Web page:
When I was growing up, baseball was America’s favorite sport, but over the last several decades, it has become eclipsed by American football. This is not only at the professional level, but also in college, high school, and in numerous “Pee Wee” leagues for children. In some parts of the country, football has been elevated to something akin to a religion, as exemplified by the former TV hit, “Friday Night Lights.”
But football has a serious problem. And we are just beginning to come to terms with it. Consider the following:
- Last fall, the NFL (who has no reason to overestimate the risks) announced via the Associated Press that as many as 1 in 3 players could expect to develop Alzheimer’s or some other form of cognitive illness, and that the rates of illness would be “materially higher than those expected in the general population” and would come at “notably younger ages.”
- A Boston University study of former professional players reported last month that those who had started playing tackle football before the age of 12 had significantly greater cognitive deficits than those who did not. They warned that even one season of tackle football in pre-teen years could have significant long-term effects on a person’s brain structure and function.
- On Tuesday, promising rookie linebacker Chris Borland shocked San Francisco fans by announcing his retirement after one year. He had done extensive research on the dangers of the sport and decided his brain was too important to risk in this career.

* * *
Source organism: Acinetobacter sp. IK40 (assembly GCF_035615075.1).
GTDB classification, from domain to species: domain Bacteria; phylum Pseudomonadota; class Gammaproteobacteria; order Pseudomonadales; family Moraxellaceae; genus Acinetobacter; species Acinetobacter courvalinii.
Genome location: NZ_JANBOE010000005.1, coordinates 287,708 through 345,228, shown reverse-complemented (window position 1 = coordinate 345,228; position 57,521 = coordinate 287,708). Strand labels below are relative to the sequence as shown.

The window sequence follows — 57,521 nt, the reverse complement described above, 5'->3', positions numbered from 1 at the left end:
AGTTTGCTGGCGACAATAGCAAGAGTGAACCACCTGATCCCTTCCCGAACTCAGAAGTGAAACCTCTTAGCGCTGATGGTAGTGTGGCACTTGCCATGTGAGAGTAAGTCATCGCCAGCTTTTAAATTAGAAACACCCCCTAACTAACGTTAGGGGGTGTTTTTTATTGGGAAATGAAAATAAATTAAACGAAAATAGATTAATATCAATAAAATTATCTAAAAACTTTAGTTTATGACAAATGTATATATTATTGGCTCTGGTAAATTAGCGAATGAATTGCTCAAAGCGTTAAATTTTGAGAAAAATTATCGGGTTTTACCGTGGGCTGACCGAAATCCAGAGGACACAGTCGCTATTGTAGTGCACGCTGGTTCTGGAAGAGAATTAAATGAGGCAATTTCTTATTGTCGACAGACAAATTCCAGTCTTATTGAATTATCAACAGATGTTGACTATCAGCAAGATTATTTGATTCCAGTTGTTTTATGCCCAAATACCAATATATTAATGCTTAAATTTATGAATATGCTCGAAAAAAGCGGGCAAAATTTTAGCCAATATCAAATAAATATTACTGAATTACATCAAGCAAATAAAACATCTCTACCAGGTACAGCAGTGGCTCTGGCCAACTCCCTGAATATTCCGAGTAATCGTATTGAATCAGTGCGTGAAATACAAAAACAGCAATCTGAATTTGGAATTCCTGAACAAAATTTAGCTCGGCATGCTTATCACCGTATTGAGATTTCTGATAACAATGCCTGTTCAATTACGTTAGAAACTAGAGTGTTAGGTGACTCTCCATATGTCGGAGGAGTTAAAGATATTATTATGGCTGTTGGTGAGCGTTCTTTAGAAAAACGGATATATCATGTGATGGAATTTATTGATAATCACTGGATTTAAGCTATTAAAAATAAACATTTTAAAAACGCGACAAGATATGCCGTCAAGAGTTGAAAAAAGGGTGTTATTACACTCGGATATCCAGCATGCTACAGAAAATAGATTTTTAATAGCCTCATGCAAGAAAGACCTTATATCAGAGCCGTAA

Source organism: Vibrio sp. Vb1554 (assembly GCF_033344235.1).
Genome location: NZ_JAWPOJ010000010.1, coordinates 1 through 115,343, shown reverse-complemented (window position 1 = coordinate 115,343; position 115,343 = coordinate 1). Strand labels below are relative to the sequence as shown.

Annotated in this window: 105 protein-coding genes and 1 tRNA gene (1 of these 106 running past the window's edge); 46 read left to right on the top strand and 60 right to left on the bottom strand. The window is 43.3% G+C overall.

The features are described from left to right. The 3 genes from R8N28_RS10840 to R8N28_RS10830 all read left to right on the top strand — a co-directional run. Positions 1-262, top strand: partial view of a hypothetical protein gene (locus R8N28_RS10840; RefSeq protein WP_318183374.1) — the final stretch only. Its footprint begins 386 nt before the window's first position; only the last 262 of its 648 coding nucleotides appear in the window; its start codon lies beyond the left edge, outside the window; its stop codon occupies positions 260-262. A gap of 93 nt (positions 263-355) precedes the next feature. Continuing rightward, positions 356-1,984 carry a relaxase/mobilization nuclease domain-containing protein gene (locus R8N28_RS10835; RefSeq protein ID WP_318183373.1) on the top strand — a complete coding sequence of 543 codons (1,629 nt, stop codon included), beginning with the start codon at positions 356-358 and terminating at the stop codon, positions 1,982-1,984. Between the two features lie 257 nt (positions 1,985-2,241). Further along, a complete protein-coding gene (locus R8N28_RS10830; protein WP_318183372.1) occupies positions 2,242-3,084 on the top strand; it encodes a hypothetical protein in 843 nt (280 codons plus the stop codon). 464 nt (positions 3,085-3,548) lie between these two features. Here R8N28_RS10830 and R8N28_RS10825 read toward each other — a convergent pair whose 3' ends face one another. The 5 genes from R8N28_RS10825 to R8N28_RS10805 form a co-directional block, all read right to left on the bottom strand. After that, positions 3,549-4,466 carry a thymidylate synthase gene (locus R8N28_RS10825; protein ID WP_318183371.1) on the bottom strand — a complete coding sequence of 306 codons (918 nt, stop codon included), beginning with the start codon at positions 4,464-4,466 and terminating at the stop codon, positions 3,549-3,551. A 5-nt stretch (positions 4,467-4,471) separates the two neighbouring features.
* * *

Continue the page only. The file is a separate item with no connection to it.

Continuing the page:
While all concussions and brain injuries raise the risk of long-term cognitive effects, few sports produce the recurrent shocks to the brain that football does. It is becoming clearer and clearer that America’s favorite form of entertainment is sacrificing young men (and children) for our viewing pleasure, much like the gladiators of ancient Rome.
Worse yet, there is little evidence that advances in protective padding have changed the course. You see, it’s not so much the direct impact as the “sloshing” of the brain back and forth in the skull that does the damage. Adding padding doesn’t help that.
One can imagine a variety of potential complications arising from this. Will a new flood of liability suits clog the courts? Will a person’s football history become a “pre-existing condition” that will affect insurance rates and determinations? Will our efforts to reduce the risk of dementia be thwarted and even reversed by our own lifestyle choices?
Of course, there will always be those who argue that this is a free country, and each person has the right to engage in any legal activity, regardless of its risk. But this will translate to more health care dollars, more disability, and more insurance costs for all of us as we bear the burden of its effects over the next several decades.
America has a looming public health crisis. And it also happens to be America’s favorite pastime. What do you think we should do?